Nayeli Jiménez-Cano

Nayeli Jiménez-Cano
Muséum National d'Histoire Naturelle

PhD Biology

About

10
Publications
11,428
Reads
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382
Citations
Citations since 2017
5 Research Items
370 Citations
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2017201820192020202120222023020406080100120
2017201820192020202120222023020406080100120
2017201820192020202120222023020406080100120
Introduction
Nayeli Jiménez-Cano currently works at Facultad de Ciencias Antropológicas, Universidad Autónoma de Yucatán leading the Laboratorio de Zooarqueología. Nayeli does research in zooarchaeology, ichthyoarchaeology, environmental archaeology and maya archaeology. Her research interests within archaeological science are human-animal relations, coastal adaptations and paleoecology to aid in adjusting ecological baselines.
Additional affiliations
October 2011 - present
Universidad Autónoma de Madrid
Position
  • Consumption and Transportation of Fish Resources in the Northern Maya Area during the Classic Period (250-900 AD)
October 2011 - June 2017
Universidad Autónoma de Madrid
Position
  • PhD
October 2009 - August 2010
Durham University
Position
  • Cod trade and exploitation from Late Iron Age to Norse period in Northwestern Scotland: a perspective from isotopic analyses”
Education
October 2011 - June 2017
Universidad Autónoma de Madrid
Field of study
  • Biology
October 2009 - October 2010
Durham University
Field of study
  • Palaeoecology
September 2004 - July 2008
Universidad Autónoma de Yucatán
Field of study
  • Archaeology

Publications

Publications (10)
Article
Full-text available
A synthetic history of human land use Humans began to leave lasting impacts on Earth's surface starting 10,000 to 8000 years ago. Through a synthetic collaboration with archaeologists around the globe, Stephens et al. compiled a comprehensive picture of the trajectory of human land use worldwide during the Holocene (see the Perspective by Roberts)....
Article
Recent studies of fish remains at Mayan settlements from the Classic (500‐900 AD) and Postclassic (900‐1400 AD) periods are examined. These analyses deepen our understanding of ancient Maya fishing practices and coastal ecosystems and call into question traditional paradigms of environmental stability in the Northern Maya Lowlands. The effects of d...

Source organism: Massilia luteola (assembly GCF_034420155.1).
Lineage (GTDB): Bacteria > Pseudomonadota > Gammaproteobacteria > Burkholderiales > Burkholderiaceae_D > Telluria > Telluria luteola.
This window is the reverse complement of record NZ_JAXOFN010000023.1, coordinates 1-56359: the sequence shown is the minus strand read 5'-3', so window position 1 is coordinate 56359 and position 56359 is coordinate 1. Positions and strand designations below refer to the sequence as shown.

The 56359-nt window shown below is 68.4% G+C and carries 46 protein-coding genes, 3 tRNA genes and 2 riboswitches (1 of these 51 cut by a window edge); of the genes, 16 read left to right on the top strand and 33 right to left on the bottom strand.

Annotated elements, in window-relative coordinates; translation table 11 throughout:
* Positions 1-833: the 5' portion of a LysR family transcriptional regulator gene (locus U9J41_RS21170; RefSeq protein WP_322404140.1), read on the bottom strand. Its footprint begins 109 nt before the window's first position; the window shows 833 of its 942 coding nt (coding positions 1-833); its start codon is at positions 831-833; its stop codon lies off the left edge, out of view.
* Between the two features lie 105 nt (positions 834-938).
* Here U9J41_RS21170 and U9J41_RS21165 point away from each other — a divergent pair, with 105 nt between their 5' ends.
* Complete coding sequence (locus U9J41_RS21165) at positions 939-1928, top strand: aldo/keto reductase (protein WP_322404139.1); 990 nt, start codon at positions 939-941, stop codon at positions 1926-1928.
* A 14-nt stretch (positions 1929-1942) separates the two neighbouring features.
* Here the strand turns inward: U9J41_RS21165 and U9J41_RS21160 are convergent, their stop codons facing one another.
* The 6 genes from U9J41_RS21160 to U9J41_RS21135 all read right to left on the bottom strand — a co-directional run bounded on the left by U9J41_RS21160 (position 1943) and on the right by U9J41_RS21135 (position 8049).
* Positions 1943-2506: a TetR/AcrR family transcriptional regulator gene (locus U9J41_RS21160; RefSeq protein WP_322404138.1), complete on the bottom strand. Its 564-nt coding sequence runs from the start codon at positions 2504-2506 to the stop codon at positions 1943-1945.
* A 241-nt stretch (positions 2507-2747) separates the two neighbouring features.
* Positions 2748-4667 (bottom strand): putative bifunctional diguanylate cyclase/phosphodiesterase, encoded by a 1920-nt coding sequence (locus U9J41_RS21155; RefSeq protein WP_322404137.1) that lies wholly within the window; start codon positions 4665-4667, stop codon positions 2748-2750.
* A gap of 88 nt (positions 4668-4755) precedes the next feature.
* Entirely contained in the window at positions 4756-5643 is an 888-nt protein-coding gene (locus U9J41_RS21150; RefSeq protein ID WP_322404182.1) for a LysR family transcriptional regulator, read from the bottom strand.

Article
Full-text available
The relationship between the sea and human populations in the Maya world during Prehispanic times is well supported through iconographic and ethnohistoric evidence. The nature and importance of fish resource exploitation, however, during the most important period of Maya history, the Classic Period (AD 250–900), remains largely unknown. Xcambó (AD...
Article
Full-text available
The capture and consumption of sharks and dogfish are important economic activities in the State of Campeche, Mexico. In addition, these resources represent one of the main characteristics in its culinary identity. In this work we present the ethnographic record of roasted dogfish and we also investigate the ethnoarchaeological implications of this...
Article
Full-text available
La Blanca is an urban settlement located in the department of Petén, Guatemala. The site played an important role due to its strategic location alongside the Mopán River basin. This paper presents results of the zooarchaeological studies conducted on this archaeological site during the Classic Terminal period (850-1000 A.D.), a time of social uphea...
Article
Full-text available
This paper presents the results of an analysis of fish remains from the pre-Hispanic coastal settlement of Xcambó, Yucatan, Mexico dating from the Early to Late Classical period (350-750 AD). This is one of the first ichthyoarchaeological studies in a Mayan settlement with a dominant presence of fishes in the zooarchaeological assemblage. The resul...
Conference Paper
Full-text available
La ictioarqueología se ocupa del análisis de restos de peces procedentes de yacimientos arqueológicos, con la finalidad de la reconstrucción paleoecológica de los medios acuáticos antiguos y de la paleoeconomía de las poblaciones humanas del pasado. Entre los restos de peces se incluyen huesos, otolitos, dientes y escamas, siendo su análisis una ap...
Article
Full-text available
Dryslwyn Castle in southwest Wales was founded by a Welsh lord in the AD 1220s, captured by the English in 1287, and declined from c.1407 until it was abandoned c.1450. In contrast to historical evidence for changes in procurement of meat, previous zooarchaeological work has suggested that throughout these three periods, there was no change in the...

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